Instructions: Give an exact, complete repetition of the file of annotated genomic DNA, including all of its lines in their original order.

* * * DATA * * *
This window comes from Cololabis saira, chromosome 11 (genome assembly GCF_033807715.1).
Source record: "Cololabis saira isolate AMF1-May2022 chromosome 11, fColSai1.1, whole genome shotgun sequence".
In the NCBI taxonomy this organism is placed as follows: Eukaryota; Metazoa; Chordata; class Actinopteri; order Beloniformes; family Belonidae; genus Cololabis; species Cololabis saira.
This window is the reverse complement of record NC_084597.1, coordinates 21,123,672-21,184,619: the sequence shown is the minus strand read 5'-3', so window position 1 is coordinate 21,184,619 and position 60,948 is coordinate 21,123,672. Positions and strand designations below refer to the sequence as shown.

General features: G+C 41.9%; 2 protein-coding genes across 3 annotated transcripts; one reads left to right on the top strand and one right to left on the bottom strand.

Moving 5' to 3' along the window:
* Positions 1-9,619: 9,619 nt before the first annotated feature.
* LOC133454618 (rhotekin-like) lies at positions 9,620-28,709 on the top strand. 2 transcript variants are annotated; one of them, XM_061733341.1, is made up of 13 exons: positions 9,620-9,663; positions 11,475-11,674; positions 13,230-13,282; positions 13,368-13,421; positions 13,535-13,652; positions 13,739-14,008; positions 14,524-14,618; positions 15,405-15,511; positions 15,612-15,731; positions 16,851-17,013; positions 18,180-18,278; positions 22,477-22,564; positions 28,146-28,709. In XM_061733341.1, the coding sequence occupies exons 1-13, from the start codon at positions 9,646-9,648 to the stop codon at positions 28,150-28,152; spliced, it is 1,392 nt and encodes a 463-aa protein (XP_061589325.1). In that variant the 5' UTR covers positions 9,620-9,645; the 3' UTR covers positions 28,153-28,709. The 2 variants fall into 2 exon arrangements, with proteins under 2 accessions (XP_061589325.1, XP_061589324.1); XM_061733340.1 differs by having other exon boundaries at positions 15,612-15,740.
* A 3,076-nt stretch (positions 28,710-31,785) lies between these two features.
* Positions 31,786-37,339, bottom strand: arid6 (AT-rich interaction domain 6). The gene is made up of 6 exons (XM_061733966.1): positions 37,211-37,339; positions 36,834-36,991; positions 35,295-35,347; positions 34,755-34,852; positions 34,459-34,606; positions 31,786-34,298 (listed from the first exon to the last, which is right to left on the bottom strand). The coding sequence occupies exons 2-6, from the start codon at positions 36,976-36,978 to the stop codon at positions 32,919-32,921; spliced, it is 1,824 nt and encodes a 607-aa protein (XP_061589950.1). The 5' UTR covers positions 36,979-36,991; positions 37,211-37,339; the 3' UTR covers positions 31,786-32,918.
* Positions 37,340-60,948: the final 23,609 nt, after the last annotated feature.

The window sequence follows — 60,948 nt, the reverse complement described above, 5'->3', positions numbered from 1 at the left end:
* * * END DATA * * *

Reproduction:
This window comes from Cololabis saira, chromosome 11 (genome assembly GCF_033807715.1).
Source record: "Cololabis saira isolate AMF1-May2022 chromosome 11, fColSai1.1, whole genome shotgun sequence".
In the NCBI taxonomy this organism is placed as follows: Eukaryota; Metazoa; Chordata; class Actinopteri; order Beloniformes; family Belonidae; genus Cololabis; species Cololabis saira.
This window is the reverse complement of record NC_084597.1, coordinates 21,123,672-21,184,619: the sequence shown is the minus strand read 5'-3', so window position 1 is coordinate 21,184,619 and position 60,948 is coordinate 21,123,672. Positions and strand designations below refer to the sequence as shown.

General features: G+C 41.9%; 2 protein-coding genes across 3 annotated transcripts; one reads left to right on the top strand and one right to left on the bottom strand.

Moving 5' to 3' along the window:
* Positions 1-9,619: 9,619 nt before the first annotated feature.
* LOC133454618 (rhotekin-like) lies at positions 9,620-28,709 on the top strand. 2 transcript variants are annotated; one of them, XM_061733341.1, is made up of 13 exons: positions 9,620-9,663; positions 11,475-11,674; positions 13,230-13,282; positions 13,368-13,421; positions 13,535-13,652; positions 13,739-14,008; positions 14,524-14,618; positions 15,405-15,511; positions 15,612-15,731; positions 16,851-17,013; positions 18,180-18,278; positions 22,477-22,564; positions 28,146-28,709. In XM_061733341.1, the coding sequence occupies exons 1-13, from the start codon at positions 9,646-9,648 to the stop codon at positions 28,150-28,152; spliced, it is 1,392 nt and encodes a 463-aa protein (XP_061589325.1). In that variant the 5' UTR covers positions 9,620-9,645; the 3' UTR covers positions 28,153-28,709. The 2 variants fall into 2 exon arrangements, with proteins under 2 accessions (XP_061589325.1, XP_061589324.1); XM_061733340.1 differs by having other exon boundaries at positions 15,612-15,740.
* A 3,076-nt stretch (positions 28,710-31,785) lies between these two features.
* Positions 31,786-37,339, bottom strand: arid6 (AT-rich interaction domain 6). The gene is made up of 6 exons (XM_061733966.1): positions 37,211-37,339; positions 36,834-36,991; positions 35,295-35,347; positions 34,755-34,852; positions 34,459-34,606; positions 31,786-34,298 (listed from the first exon to the last, which is right to left on the bottom strand). The coding sequence occupies exons 2-6, from the start codon at positions 36,976-36,978 to the stop codon at positions 32,919-32,921; spliced, it is 1,824 nt and encodes a 607-aa protein (XP_061589950.1). The 5' UTR covers positions 36,979-36,991; positions 37,211-37,339; the 3' UTR covers positions 31,786-32,918.
* Positions 37,340-60,948: the final 23,609 nt, after the last annotated feature.

The window sequence follows — 60,948 nt, the reverse complement described above, 5'->3', positions numbered from 1 at the left end: